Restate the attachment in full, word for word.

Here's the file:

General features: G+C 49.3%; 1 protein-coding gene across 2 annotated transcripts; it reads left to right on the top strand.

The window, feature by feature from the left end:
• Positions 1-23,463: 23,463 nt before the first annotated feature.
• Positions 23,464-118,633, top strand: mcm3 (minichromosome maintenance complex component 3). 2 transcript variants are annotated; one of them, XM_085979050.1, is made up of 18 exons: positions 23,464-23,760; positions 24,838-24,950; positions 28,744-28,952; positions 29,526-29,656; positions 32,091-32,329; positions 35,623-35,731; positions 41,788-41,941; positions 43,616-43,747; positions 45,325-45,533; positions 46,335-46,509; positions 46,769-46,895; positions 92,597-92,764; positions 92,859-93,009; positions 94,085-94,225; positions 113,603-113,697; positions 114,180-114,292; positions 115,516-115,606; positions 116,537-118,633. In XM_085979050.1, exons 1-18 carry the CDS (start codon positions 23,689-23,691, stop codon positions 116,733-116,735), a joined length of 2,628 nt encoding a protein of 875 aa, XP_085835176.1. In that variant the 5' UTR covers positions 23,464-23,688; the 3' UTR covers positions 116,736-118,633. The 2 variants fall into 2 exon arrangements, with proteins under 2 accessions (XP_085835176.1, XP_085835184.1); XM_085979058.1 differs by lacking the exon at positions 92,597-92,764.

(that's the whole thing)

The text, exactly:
General features: G+C 49.3%; 1 protein-coding gene across 2 annotated transcripts; it reads left to right on the top strand.

The window, feature by feature from the left end:
• Positions 1-23,463: 23,463 nt before the first annotated feature.
• Positions 23,464-118,633, top strand: mcm3 (minichromosome maintenance complex component 3). 2 transcript variants are annotated; one of them, XM_085979050.1, is made up of 18 exons: positions 23,464-23,760; positions 24,838-24,950; positions 28,744-28,952; positions 29,526-29,656; positions 32,091-32,329; positions 35,623-35,731; positions 41,788-41,941; positions 43,616-43,747; positions 45,325-45,533; positions 46,335-46,509; positions 46,769-46,895; positions 92,597-92,764; positions 92,859-93,009; positions 94,085-94,225; positions 113,603-113,697; positions 114,180-114,292; positions 115,516-115,606; positions 116,537-118,633. In XM_085979050.1, exons 1-18 carry the CDS (start codon positions 23,689-23,691, stop codon positions 116,733-116,735), a joined length of 2,628 nt encoding a protein of 875 aa, XP_085835176.1. In that variant the 5' UTR covers positions 23,464-23,688; the 3' UTR covers positions 116,736-118,633. The 2 variants fall into 2 exon arrangements, with proteins under 2 accessions (XP_085835176.1, XP_085835184.1); XM_085979058.1 differs by lacking the exon at positions 92,597-92,764.